A Guide to Holding General Meetings in a COVID-19 World

COVID-19 has thrown 2020 into chaos. Various nations worldwide are in the midst of partial or full country-wide shutdowns of all non-essential businesses and services. Wall Street trading has recently been halted for the fourth time in 2 weeks as the pandemic wreaks havoc on global financial markets. Governments globally are implementing measures to close borders, restrict gatherings, enforce “social distancing” and stimulate faltering economies in response to COVID-19.

On 18 March 2020 the Australian Federal Government announced a ban on non-essential indoor gatherings of 100 or more people (company shareholder meetings not being defined as essential).

The difficulties presented by COVID-19 do not change or alter a listed entity’s obligations to adhere to any requirements imposed upon it by the Corporations Act 2001 (Cth) (“Act”), the ASX Listing Rules (“Listing Rules”) and/or the company’s constitution. Until such time as ASIC delivers a directive permitting shareholder meetings to be held completely “virtually” and without a physical location for the meeting (the legal position on which remains unsettled), we consider that there are various measures that listed entities can take to reduce the risks posed by COVID-19 associated with holding shareholder meetings.

A listed entity likely has shareholders from a broad range of society, both domestic and international, and holding a general meeting of shareholders by way of usual best practice given the current recommended health advice could be problematic.

Set out below are some tips on the processes and procedures listed entities can employ to minimise health risks in calling and holding a general meeting in the current climate together with a brief summary of the legal requirements for doing so.

Calling and holding a meeting in COVID-19 times

Some tips that listed entities can employ to hold a general meeting in the current climate are:

  1. Make the meeting accessible to shareholders electronically (e.g. by webinar, livestream or similar). There are various appropriate and affordable platforms on the market suitable for livestreaming or broadcasting general meetings and advice can also be sought from an entity’s share registry to facilitate electronic meetings. Section 249S of the Act permits an entity to hold a meeting of members “at two or more venues simultaneously using any technology that gives the members as a whole a reasonable opportunity to participate”.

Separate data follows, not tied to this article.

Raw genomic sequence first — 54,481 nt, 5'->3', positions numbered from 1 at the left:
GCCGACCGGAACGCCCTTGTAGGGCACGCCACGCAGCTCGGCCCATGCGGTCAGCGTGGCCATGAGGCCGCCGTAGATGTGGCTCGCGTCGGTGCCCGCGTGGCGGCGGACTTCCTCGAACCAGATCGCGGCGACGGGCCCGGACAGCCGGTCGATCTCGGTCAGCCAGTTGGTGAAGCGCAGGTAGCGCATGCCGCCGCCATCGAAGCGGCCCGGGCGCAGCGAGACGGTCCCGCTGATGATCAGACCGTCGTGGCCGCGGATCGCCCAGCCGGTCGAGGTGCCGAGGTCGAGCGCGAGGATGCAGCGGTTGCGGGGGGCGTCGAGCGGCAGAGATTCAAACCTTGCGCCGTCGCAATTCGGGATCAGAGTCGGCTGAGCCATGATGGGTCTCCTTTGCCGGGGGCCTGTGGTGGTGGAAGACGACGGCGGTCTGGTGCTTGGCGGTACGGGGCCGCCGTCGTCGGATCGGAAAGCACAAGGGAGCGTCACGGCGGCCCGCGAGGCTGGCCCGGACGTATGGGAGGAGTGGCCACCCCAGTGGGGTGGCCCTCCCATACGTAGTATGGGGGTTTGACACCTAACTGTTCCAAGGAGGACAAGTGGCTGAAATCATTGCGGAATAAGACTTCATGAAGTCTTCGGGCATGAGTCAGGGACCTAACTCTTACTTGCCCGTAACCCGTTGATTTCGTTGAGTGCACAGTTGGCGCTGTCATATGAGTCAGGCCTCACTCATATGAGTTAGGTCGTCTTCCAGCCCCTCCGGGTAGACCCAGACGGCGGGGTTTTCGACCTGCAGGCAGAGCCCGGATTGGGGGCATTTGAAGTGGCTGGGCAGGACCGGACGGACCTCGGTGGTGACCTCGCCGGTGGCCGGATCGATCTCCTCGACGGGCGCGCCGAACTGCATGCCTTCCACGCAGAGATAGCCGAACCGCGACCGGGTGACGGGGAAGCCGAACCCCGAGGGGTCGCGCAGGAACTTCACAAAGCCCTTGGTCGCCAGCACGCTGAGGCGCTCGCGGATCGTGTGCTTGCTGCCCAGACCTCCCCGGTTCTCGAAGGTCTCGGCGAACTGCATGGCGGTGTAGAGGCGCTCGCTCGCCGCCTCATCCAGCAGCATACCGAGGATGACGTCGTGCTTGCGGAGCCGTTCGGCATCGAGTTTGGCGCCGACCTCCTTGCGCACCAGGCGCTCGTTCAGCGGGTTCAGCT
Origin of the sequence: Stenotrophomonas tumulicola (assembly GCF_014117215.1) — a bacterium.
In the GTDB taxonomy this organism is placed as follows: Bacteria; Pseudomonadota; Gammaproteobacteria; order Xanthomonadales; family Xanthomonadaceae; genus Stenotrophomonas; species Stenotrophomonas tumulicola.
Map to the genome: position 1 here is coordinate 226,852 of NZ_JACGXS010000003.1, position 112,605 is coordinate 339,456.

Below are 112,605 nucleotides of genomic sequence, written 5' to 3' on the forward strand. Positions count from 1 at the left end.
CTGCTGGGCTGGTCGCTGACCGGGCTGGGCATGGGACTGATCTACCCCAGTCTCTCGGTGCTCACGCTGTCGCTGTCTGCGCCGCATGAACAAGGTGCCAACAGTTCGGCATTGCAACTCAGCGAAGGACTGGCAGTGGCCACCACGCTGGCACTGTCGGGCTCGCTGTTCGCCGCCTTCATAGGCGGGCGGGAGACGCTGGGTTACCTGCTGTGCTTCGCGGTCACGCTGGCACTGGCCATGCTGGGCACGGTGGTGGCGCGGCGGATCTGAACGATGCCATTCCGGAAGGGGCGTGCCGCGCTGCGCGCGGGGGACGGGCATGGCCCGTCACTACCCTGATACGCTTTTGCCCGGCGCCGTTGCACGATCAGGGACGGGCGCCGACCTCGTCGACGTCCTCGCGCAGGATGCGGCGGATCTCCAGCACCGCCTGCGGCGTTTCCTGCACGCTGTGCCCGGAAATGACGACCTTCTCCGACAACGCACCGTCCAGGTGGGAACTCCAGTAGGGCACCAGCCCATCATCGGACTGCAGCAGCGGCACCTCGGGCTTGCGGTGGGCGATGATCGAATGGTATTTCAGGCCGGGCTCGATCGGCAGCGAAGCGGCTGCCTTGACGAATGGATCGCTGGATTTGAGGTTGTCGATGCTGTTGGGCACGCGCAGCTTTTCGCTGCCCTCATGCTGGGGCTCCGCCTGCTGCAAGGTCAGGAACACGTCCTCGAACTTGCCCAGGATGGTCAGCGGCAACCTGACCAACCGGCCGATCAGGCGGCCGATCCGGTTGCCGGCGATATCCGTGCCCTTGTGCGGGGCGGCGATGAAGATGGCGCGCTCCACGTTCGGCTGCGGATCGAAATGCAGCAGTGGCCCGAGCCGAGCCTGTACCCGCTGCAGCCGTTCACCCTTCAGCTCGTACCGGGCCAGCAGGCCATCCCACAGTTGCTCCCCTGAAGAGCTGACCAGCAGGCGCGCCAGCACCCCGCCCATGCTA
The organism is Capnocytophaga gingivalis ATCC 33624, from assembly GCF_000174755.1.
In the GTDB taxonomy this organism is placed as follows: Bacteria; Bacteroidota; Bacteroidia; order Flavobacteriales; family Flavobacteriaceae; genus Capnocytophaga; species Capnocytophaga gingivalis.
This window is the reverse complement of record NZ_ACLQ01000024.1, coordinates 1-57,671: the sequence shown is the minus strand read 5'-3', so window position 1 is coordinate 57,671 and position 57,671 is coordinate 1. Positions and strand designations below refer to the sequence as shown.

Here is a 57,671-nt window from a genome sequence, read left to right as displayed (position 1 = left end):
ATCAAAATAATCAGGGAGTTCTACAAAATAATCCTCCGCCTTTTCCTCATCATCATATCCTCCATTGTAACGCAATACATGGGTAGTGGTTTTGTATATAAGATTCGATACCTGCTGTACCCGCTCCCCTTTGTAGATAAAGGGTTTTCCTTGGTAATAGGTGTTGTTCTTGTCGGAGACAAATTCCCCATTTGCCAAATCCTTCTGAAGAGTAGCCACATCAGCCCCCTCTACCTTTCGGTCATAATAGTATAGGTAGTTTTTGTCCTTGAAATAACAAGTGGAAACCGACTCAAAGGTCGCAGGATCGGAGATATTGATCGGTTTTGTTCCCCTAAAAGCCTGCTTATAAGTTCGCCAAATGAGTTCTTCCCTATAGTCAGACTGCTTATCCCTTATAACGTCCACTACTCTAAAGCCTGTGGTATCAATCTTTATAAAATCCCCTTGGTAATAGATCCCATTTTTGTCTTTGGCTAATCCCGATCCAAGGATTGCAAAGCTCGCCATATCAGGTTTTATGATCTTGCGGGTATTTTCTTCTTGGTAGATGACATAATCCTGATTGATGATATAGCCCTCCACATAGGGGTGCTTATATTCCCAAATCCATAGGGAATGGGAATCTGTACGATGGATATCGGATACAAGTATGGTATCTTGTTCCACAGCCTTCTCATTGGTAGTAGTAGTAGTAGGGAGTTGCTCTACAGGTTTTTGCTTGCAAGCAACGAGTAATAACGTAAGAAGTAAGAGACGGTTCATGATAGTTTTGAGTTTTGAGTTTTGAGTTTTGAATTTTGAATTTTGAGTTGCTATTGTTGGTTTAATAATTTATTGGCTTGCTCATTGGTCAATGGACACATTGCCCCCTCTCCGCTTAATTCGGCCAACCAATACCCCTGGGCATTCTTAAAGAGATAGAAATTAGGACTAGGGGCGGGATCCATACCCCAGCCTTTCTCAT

2. Include commentary in the relevant notice of meeting and/or a covering announcement to accompany the release of the notice of meeting strongly encouraging shareholders to:
  • (i) attend the meeting electronically, rather than physically, given the health risks;
  • (ii) engage in either proxy or direct voting*, where available; and
  • (iii) contact the company directly if they intend to attend in person so appropriate arrangements can be put in place with respect to social distancing and to confirm that they are not in any of the “at risk” categories for COVID-19 (e.g. recent international travel or close contact with a confirmed case).
  1. Ensure that the live stream or broadcast of the meeting to shareholders permits shareholder participation (such as the ability to ask questions of the Board), the function of which could be managed by an online moderator or similar. It is important that shareholders are afforded a reasonable opportunity to participate in the meeting as required by section 249S of the Act.

What are the legal requirements for calling and holding a general meeting?

Where usual procedures set out in the Act and the Listing Rules must be followed in calling and holding a general meeting of members. For a listed entity, these include ensuring that the relevant notice of meeting complies with the Listing Rules and the entity’s constitution, as well as ensuring that:

  • (i) members are provided with 28 days’ notice of the meeting (section 249HA of the Act);
  • (ii) the notice of meeting specifies a place, date and time that the meeting will be held (section 249L(1) of the Act) (companies may also want to consider holding the meeting at a number of venues accommodating smaller groups, linked via video link);
  • (iii) the meeting is held at a reasonable time and place (section 249R of the Act);
  • (iv) a quorum of members is present for the meeting to proceed (most listed company constitutions in Australia will count members voting by proxy as being “present” for the purposes of achieving a quorum);